Abstract TP66: IV Thrombolysis May be Safe in Patients With Lower Platelet Counts

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Abstract

Background & Purpose: It has been well established that intravenous alteplase (IVa) administration for treatment of acute ischemic stroke (AIS) improves clinical outcome at 3 months, and earlier treatment is more likely to result in a favorable outcome with reduced symptomatic intracranial hemorrhage (sICH). A platelet count (PC) of <100,000/mm3 remains a contraindication IVa, but the incidence is low. With the limited time to diagnose an AIS and candidacy for IVa, often lab results are received after drug initiation. Research indicates that IVa for AIS may be safe and the risk of developing sICH is low if IVa is given before PC is resulted. According to AHA/ASA guidelines, treatment is not delayed while waiting for hematologic or coagulation testing if there is no reason to suspect an abnormal test. The purpose of this study is to evaluate the incidence of asymptomatic hemorrhage (aICH), functional outcome, and safety of IVa in AIS patients with PC <100,000/mm3 prior to PC results.

Methods: We retrospectively reviewed charts of patients who received IVa from January, 2009 to July, 2017 at our facility. Patients were identified and treated based on standard FDA approved guidelines. We identified patients with admission PC <100,000/mm3. We compared admission and discharge PC and NIHSS, baseline and discharge mRS, and discharge disposition. We evaluated their medical and social history and antiplatelet use prior to admission. Brain MRI and 24 hour noncontrast CT head were reviewed.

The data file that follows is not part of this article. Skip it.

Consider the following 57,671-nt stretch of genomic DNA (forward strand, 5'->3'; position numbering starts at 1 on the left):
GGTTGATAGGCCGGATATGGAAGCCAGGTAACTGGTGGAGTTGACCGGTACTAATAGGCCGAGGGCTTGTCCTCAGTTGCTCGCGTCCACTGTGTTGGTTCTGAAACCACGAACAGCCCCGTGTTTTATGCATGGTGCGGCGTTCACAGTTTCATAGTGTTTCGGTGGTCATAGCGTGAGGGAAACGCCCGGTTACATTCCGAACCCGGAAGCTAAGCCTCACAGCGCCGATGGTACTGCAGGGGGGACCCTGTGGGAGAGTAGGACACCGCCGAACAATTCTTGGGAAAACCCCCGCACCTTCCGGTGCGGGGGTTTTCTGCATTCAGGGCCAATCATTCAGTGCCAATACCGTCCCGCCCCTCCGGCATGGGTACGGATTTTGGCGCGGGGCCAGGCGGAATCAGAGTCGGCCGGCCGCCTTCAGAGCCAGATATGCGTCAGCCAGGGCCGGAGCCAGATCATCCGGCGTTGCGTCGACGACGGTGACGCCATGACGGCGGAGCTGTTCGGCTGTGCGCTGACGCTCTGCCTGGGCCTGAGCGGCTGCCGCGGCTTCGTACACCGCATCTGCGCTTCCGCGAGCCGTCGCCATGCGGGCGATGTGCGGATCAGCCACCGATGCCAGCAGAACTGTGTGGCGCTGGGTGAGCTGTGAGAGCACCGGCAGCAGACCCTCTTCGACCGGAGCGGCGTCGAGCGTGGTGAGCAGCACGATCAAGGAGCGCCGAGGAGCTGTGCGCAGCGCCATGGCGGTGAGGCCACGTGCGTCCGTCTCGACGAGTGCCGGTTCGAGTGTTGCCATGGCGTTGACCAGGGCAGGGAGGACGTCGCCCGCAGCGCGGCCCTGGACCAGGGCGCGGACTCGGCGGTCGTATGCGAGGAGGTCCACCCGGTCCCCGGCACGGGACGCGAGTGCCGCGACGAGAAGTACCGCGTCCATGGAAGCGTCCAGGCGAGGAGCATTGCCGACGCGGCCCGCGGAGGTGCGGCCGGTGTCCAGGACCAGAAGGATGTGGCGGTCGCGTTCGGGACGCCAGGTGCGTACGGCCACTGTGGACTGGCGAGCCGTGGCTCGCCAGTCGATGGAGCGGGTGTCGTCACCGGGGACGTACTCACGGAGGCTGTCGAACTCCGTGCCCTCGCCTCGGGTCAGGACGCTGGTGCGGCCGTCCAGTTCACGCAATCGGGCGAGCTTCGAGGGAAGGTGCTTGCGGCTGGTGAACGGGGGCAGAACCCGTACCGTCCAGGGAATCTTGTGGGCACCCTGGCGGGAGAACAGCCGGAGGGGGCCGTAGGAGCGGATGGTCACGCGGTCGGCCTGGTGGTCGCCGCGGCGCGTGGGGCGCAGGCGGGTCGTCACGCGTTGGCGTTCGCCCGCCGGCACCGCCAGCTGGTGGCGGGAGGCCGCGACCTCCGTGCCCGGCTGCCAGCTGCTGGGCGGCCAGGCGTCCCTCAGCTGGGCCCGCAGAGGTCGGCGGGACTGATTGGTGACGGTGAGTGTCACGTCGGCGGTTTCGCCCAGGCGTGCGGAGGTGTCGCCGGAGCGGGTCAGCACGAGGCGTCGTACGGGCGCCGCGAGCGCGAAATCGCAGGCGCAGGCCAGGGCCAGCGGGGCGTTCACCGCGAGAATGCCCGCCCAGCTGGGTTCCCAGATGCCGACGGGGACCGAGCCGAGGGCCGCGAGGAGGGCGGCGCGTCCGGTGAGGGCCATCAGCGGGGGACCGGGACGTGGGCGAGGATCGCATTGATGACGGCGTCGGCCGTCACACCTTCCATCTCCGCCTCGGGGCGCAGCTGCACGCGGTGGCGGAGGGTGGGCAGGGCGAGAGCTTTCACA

Results: 511 patients received IVa for treatment of AIS at our facility during the study period. Four patients (0.97%) with a PC of <100,000/mm3 (70,000/mm3 – 97,000/mm3) received full dose IVa. None of the 4 subjects had a hemorrhagic complication on 24 hour CT. Upon discharge, all 4 patients had an improvement in the NIHSS (mean 3.7 points) and were functionally independent at discharge (mRS 0-1). All 4 patients were discharged home.

Conclusion: IVa treatment in AIS with PC <100,000/mm3 did not result in aICH in this group of patients. Our study supports the claim that lower PC is rare in AIS patients and there is no need to wait for PC results before starting IVa. Full dose IVa in lower PCs may be safe, but a larger sample size should be studied to further evaluate safety.

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